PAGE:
One of the likely causes of the strong reaction of financial markets to the June meeting was the release of the Committee’s economic projections. Those projections reflected some improvement in the FOMC’s forecast, notably for the unemployment rate, over the Committee’s previously released projections in March. Specifically, the central tendency of the unemployment rate forecasts for 2014 encompassed 6½ percent, the Committee’s threshold for raising the federal funds rate target; while in the March projections, a majority of FOMC participants saw the unemployment rate reaching this threshold some time in 2015. Given this shift in the unemployment rate forecast and the FOMC’s threshold, the improved outlook is expected to impact the projected path of the federal funds rate, which will additionally feed into other longer-term rates in the present.

In order to gauge market expectations for the path of the federal funds rate, we can look at data from federal funds futures contracts. The expected path of the federal funds rate shifted higher following the June meeting and has remained at this level for most of June and July. The upper bound on the current target range for the federal funds rate set by the FOMC is currently 0.25 percent. Since this expected path has steepened since May 1 and has continued to follow the higher path first seen on June 19, the expectation about when the federal funds rate will exceed the current target range and come off of the “lower bound” is now not as far away as previously thought, and it is no coincidence that this shift corresponds with the improvement in the outlook for the unemployment rate.

Additionally, expectations about the projected path of short-term interest rates play a major role in determining the current level of long-term interest rates, so this shift in expectations is likely to feed through to current interest rates on securities with longer maturities, like 2- or 10-year Treasury bonds, as well as mortgages or auto loans.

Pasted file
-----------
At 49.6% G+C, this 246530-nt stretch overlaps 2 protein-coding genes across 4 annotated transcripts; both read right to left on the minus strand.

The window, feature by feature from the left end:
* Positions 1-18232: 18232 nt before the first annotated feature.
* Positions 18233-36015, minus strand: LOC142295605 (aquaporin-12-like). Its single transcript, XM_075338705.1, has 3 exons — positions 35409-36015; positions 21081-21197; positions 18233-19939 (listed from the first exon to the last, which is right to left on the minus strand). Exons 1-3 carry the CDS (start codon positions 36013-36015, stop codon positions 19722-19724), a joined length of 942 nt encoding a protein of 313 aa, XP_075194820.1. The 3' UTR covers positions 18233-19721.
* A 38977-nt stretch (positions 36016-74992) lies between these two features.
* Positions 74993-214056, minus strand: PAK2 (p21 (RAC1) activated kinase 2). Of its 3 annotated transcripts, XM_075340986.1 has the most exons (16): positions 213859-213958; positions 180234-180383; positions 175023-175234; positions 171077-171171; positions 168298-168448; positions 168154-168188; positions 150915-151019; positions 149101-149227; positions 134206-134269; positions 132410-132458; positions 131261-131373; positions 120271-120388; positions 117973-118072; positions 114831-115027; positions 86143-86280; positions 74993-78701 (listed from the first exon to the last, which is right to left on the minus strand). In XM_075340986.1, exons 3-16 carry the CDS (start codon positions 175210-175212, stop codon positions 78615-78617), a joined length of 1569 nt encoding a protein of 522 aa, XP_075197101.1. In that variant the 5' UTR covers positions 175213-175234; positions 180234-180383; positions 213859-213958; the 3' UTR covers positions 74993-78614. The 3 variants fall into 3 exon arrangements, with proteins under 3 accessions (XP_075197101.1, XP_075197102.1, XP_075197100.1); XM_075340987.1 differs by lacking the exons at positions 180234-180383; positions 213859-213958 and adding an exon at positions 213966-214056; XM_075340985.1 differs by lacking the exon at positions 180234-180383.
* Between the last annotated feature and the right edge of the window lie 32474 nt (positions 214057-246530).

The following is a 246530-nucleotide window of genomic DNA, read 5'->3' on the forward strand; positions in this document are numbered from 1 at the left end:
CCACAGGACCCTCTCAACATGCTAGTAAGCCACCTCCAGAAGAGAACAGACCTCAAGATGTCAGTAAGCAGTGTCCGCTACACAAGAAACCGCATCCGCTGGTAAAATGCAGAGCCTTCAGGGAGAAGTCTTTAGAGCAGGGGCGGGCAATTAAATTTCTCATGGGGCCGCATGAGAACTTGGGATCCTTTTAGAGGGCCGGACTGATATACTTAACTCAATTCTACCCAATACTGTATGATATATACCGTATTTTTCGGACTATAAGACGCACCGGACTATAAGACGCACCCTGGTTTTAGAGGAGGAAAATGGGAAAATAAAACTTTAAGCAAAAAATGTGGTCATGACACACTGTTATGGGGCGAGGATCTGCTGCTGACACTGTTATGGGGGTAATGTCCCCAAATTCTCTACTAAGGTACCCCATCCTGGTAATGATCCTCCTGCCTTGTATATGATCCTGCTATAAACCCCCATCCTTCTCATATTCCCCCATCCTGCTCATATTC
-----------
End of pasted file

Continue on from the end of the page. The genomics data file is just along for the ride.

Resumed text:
Another potential cause of the recent shift in interest rates, especially on longer-term securities, is changes to expectations about the Federal Reserve’s asset purchase program. The Federal Reserve started purchasing long-term securities when the primary monetary policy tool, the target federal funds rate, reached its zero lower bound following the financial crisis, and further easing in financial conditions was needed. Since this program is a tool meant to influence interest rates, changes in how these purchases are expected to evolve are likely to impact the behavior of interest rates as well. At the June meeting, Chairman Bernanke laid out a potential path of asset purchases if the economic recovery were to proceed as forecasted. The Chairman’s statement may have caused the market’s expectations about the path of asset purchases to shift from previous projections closer to the path he presented, which would impact the current level of interest rates.

One view of potential shifts in expectations for asset purchases is drawn from the Survey of Primary Dealers. Primary dealers—financial institutions that trade securities directly with the Federal Reserve—are regularly surveyed on their expectations for the economy, monetary policy, and financial market developments prior to FOMC meetings. Data from this survey show that there was a downward shift to the expected pace of asset purchases following the June meeting. This shift is likely playing some role in the recent increases in interest rates, although it is tough to determine what the impact is or to differentiate it from the impact of shifts in the expectations of other policy tools.

Even as monetary policy actions remain consistent, expectations about future monetary policy actions are likely to change as the economy evolves. As these expectations change, they are likely to have a fresh impact on current financial and economic conditions.